Public libraries are for everyone, right? As we gain more knowledge about the needs of neurodiverse patrons, libraries are implementing new ways to serve this population. Here are two inspiring stories from our libraries in Royalston and Medford.
ButtOn Chairs Fidget in the Phinehas S. Newton Library (Royalston)
By Kathy Morris, Library Director
If you’ve never heard of ButtOn chairs, you are not alone. In the spring of 2021, Tom Musco, a Royalston timber framer, let me know about a TED talk by Dr. Turner Osler, a trauma surgeon who had left the operating room to become an epidemiologist and spent more time sitting. He got back pain. So, he began to look for a chair that would help and when he didn’t find one, he invented one. Wanting to share his idea, he made the plans available for free. Tom looked at the plans and asked if the Library would be interested in having some. One look at the chairs and the story behind them elicited an immediate yes. He then spoke to the Cabinetmaking instructor, Michael Dion, at the Montachusett Regional Vocational Technical School who was interested in the project for some of his students. Due to the pandemic, the price for the plywood had increased so that the original $5 price increased to $13 each, but that still seemed like a bargain. By the middle of June 2021, we were the recipients of some really cool chairs in two sizes. Kids were mesmerized by them and spent as much time squirming around on them as they did looking at books (sometimes more).
So, what do the chairs do? They allow ‘active sitting.’ As the QOR360 website states, active sitting refers to the idea that your spinal reflexes are free to adjust to your posture from moment to moment while in a seated position. About 80% of all Americans suffer from back pain that requires medical attention. If we can change the way we sit and move, we improve posture and strengthen the back.
This type of chair allows children to squirm as much as they want without leaving their seats. Perfect for the classroom where sitting is enforced. And even more beneficial for children diagnosed with ADHD. Osler sites research that there is evidence that a deficiency in sensory modulation may be the root cause. “The idea is that students who carry the ADHD label simply need additional sensory input, such as fidgeting, to appropriately respond to the world. In this view, facilitating additional sensory input by encouraging movement while seated in class could allow children and their families to avoid more onerous treatments such as stimulants.” The hyperactivity associated with ADHD can be channeled into chair motion.
Because we have preconceived notions of what a chair should look like, Osler felt the place to start was with children. Because of a patron, the free plans, and Monty Tech students and instructor, we were able to introduce them into the children’s room. Kids love them. Ours were slightly adapted from the original plan, in that a lacrosse ball was used instead of a tennis ball, and in emailing QOR, it has also changed to a lacrosse ball. The other thing we observed was that it is definitely active sitting. Both feet need to be on the floor or the child is on the floor. The seats are slippery and when I called the company, they told me that they had created a pad they attach to the seat. We decided that we would use a tape like you use on slippery steps. Many were like sandpaper and but we found one at the local hardware store, 3M® Safety-Walk Gray Indoor-Outdoor Tread – 2”, that felt rubbery. We cut different shapes and attached them and found it solved the slipping problem. My only regret; I didn’t order one for myself.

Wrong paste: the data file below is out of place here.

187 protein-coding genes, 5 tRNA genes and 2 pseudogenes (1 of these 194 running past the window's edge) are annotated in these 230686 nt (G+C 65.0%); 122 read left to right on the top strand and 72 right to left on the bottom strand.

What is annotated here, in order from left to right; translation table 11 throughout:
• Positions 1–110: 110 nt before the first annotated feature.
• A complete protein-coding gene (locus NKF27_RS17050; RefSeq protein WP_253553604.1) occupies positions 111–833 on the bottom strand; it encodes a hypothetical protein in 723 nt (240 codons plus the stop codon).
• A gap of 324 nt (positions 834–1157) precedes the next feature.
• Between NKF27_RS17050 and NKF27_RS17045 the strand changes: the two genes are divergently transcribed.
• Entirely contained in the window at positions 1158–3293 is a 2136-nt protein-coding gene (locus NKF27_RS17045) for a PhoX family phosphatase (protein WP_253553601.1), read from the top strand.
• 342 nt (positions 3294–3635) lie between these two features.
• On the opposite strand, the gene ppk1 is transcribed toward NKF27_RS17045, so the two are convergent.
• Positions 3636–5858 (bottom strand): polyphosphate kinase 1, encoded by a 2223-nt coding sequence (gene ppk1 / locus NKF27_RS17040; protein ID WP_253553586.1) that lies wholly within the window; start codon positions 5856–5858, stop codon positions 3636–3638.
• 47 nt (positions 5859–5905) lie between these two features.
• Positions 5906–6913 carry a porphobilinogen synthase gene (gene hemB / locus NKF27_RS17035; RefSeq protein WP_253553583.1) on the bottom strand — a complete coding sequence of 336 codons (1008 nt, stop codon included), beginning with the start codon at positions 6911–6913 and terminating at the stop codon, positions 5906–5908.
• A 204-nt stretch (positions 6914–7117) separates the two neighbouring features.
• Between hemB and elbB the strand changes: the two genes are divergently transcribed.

Sensory Room in the new Charlotte and William Bloomberg Medford Public Library
By Sam Sednek, Head of Youth Services
“We are not a quiet library” is an oft-repeated slogan at Medford Public Library, and we are decidedly not. There’s a particular level of noise that comes with joyful play and discovery and an abundance of children—we welcome it and promote it. However, noise impacts everyone differently and while we want jubilant toddlers to freely express themselves in the playspace, we also want our patrons with sensory sensitivities to find their place in the library too.
When we were designing the new Charlotte and William Bloomberg Medford Public Library, we made it clear that we needed a quiet space—not a study room (we have those too!) or a hall in which stern proctors glare out at anyone who dares to shuffle too loudly (do those exist still?). We needed something a little different. We wanted a smaller space that could be used by a family that wanted to snuggle up with a good book. We thought there should be a place where a nursing parent could snag a few extra moments with their child. And, of course, where our neurodiverse patrons could dim the lights and exist in our space with a little white noise, a lot less distraction, and a chance to rebalance.
Sensory spaces aren’t designed to be busy and sometimes less is more. The window in the sensory room looks out over a big tree, so the view is very peaceful. We have two soft, lightly rockable chairs and a small nook that allows someone to get away, feel contained, and have a space to themselves. The truly remarkable piece is the LED Bubble Tube— a light changing white noise machine that has truly captivated everyone. The stuffed animals move in and out of the room, but we have found that most of our stuffed animal collection definitely prefers the quiet space to the play space!
Our “Quiet Room” is still a work in progress as we find out how different people use it and how to support users who need it most, but we are so glad that it was a priority in our new library. We hope prioritizing accessibility will help us make an awesome library space for patrons we were unable to serve before. It has been amazing to watch and learn that everyone is enjoying a little quiet in the middle of our Not Quiet Library.